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Unlocking citrus tolerance secrets: The Valencia sweet orange genome and the fight against HLB disease

Unlocking citrus tolerance secrets: The Valencia sweet orange genome and the fight against HLB disease
Characterization of the DVS genome and its intra-genomic variations. Credit: Horticulture Research

Sweet orange (Citrus sinensis L.), a hybrid fruit crop originating from mandarins (Citrus reticulata Blanco) and pummelos [Citrus maxima (Burm.) Merr.], exhibits complex genomic diversity due to ancient interspecific hybridization. At present, the best assembly of the sweet orange genome is the double haploid sweet orange (HSO).

Sequencing of the diploid sweet orange genome only yielded poor quality haploid-sized assemblies, which did not provide a reference level of the genome. The uniformity of sweet orange cultivars makes them prone to diseases like Huanglongbing (HLB), challenging citrus production globally. Therefore, there is an urgent need to better assemble the genome at the chromosome level of sweet oranges and explore genes for HLB tolerance, which is crucial for the sustainable planting and future of sweet oranges.

In November 2022, Horticulture Research published a perspective titled by "A chromosome-level phased genome enabling allele-level studies in sweet orange: a case study on citrus Huanglongbing tolerance."

In order to assemble a new sweet orange genome, researchers employed PacBio continuous long reads to decode the DVS genome and obtained a 607.6 Mb assembly with an N50 length of 15.4 Mb using CANU. A phased assembly approach was then applied, leaving 3.9 Mb of homozygosity unphased.

The final assembly connected contigs into 18 pseudo-chromosomes of 598.6 Mb, which were categorized into DVS_A and DVS_B chromosome sets, revealing homologous regions originating predominantly from mandarin and pummelo, respectively. The assembly's error rate was significantly lower than the previously established HSO. Chromosomal comparison of DVS_A and DVS_B to pummelo and mandarins showed 97.1% mandarin-origin regions in DVS_A and 87.4% pummelo-origin regions in DVS_B.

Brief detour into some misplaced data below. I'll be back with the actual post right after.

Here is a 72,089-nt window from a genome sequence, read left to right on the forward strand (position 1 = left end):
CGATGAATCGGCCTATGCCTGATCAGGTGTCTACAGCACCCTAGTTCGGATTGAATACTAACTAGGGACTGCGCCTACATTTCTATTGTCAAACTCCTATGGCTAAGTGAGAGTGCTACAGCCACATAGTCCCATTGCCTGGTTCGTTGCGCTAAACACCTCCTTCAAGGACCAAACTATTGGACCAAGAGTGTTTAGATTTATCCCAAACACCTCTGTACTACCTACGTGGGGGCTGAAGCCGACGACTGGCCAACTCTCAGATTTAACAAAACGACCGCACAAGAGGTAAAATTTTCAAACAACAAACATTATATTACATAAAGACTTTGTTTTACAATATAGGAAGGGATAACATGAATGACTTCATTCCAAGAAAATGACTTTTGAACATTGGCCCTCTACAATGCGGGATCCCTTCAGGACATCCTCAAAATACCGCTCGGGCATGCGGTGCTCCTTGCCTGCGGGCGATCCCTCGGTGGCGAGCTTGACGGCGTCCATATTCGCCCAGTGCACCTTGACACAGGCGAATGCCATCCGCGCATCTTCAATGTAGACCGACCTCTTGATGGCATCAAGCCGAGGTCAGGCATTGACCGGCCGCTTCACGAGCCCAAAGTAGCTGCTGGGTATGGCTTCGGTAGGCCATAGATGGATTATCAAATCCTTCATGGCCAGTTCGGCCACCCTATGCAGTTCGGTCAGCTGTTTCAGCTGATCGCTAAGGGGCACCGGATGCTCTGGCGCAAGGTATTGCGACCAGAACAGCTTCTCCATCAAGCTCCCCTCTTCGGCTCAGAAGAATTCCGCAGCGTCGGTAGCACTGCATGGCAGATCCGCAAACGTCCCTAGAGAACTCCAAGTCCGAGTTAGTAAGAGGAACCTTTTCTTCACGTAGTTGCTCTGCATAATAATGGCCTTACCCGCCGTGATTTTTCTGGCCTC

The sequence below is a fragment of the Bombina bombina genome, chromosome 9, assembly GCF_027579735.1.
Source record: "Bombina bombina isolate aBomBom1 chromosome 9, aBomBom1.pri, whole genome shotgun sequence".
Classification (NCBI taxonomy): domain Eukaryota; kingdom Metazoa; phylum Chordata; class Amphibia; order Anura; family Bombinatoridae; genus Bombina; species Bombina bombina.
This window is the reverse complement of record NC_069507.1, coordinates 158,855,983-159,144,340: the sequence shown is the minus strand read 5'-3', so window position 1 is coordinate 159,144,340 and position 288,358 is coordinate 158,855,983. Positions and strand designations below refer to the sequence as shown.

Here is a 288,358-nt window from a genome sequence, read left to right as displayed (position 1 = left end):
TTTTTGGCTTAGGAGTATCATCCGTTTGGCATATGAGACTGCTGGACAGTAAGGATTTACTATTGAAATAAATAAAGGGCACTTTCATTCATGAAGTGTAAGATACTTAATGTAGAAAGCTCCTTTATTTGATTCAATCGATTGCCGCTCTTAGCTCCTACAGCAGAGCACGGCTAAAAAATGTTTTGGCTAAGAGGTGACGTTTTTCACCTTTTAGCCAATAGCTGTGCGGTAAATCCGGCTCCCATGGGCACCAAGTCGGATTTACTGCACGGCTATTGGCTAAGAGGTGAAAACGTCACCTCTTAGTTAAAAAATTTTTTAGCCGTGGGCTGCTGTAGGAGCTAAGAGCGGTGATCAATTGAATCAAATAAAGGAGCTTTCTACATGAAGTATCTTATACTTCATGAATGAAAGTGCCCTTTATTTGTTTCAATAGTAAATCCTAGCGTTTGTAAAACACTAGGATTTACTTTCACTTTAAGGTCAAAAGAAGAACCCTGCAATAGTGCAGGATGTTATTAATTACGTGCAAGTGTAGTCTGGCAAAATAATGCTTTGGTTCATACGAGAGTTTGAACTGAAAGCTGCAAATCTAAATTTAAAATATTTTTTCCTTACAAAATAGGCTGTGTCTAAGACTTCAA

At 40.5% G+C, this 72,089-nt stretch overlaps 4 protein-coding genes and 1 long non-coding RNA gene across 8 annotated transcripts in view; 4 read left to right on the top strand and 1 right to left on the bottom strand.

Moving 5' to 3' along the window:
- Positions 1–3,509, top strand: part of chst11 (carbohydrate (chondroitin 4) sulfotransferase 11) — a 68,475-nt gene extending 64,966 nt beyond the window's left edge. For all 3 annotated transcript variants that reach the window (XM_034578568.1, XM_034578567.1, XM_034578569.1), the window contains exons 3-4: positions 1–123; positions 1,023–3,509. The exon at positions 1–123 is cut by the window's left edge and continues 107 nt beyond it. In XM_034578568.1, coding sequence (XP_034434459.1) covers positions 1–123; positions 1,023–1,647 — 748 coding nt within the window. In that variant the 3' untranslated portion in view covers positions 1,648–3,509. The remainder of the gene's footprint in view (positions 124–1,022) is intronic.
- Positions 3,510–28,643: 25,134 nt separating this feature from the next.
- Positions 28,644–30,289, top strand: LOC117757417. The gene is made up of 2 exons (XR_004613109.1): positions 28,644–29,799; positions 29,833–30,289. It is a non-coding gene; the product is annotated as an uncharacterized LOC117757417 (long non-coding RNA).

Nucleotide similarity between DVS_A and DVS_B was 96.2%, with numerous variations identified. DVS's gene annotation indicated 55,745 protein-encoding genes and the highest BUSCO completeness among citrus genomes. Allelic expression patterns (AEPs) were studied using RNA-seq data, and DVS served as a superior reference, with significant mapping rates. Various factors, including tissue type, , and disease, notably altered AEPs, underlining the complexity of gene expression in sweet oranges.

Researchers further utilized whole-genome sequencing to identify the molecular mechanisms contributing to Huanglongbing (HLB) tolerance in a sweet orange mutant. The results showed that although the infections of disease-tolerant T19 were equivalent to those of sensitive T78 and DVS, T19 trees had a higher leaf area index and healthier growth.

The T19 trees and a lost-tag specimen SF confirmed to be genetically identical to T19 displayed no somatic structural variations (SVs) and shared three somatic SVs. These variations involved complex translocations and insertions, affecting several genes and potentially contributing to HLB tolerance. Further investigation into allelic expression showed significant upregulation and downregulation of alleles in T19 compared to DVS and T78.

There was a significant change in the expression ratio of biased alleles and alleles in DVS, T19, and T78. T19 demonstrated unique upregulation patterns in stress response genes, mitochondrial metabolism, and other areas not observed in DVS or T78. This was supported by transcriptomic profiling and the presence of differentially expressed microRNAs in T19.

Moreover, T19 had significantly more upregulated heat shock proteins (HSPs), which are crucial for stress tolerance, and genes involved in reducing reactive oxidative species, which are known to alleviate HLB symptoms. The findings suggested that these transcriptomic differences, likely resulting from somatic mutations, underlie the superior HLB tolerance in T19, primarily through enhanced stress responses and protection of phloem protein homeostasis.

In conclusion, researchers have assembled a high-precision phased diploid of Valencia sweet orange, enabling unprecedented allele-level studies in citrus genetics. This genomic assembly not only clarifies the complex genetics of sweet oranges but also promises to guide future genetic engineering and breeding programs for improved citrus varieties.

More information: Bo Wu et al, A chromosome-level phased genome enabling allele-level studies in sweet orange: a case study on citrus Huanglongbing tolerance, Horticulture Research (2022). DOI: 10.1093/hr/uhac247

Journal information: Horticulture Research

Citation: Unlocking citrus tolerance secrets: The Valencia sweet orange genome and the fight against HLB disease (2023, November 21) retrieved 23 February 2024 from
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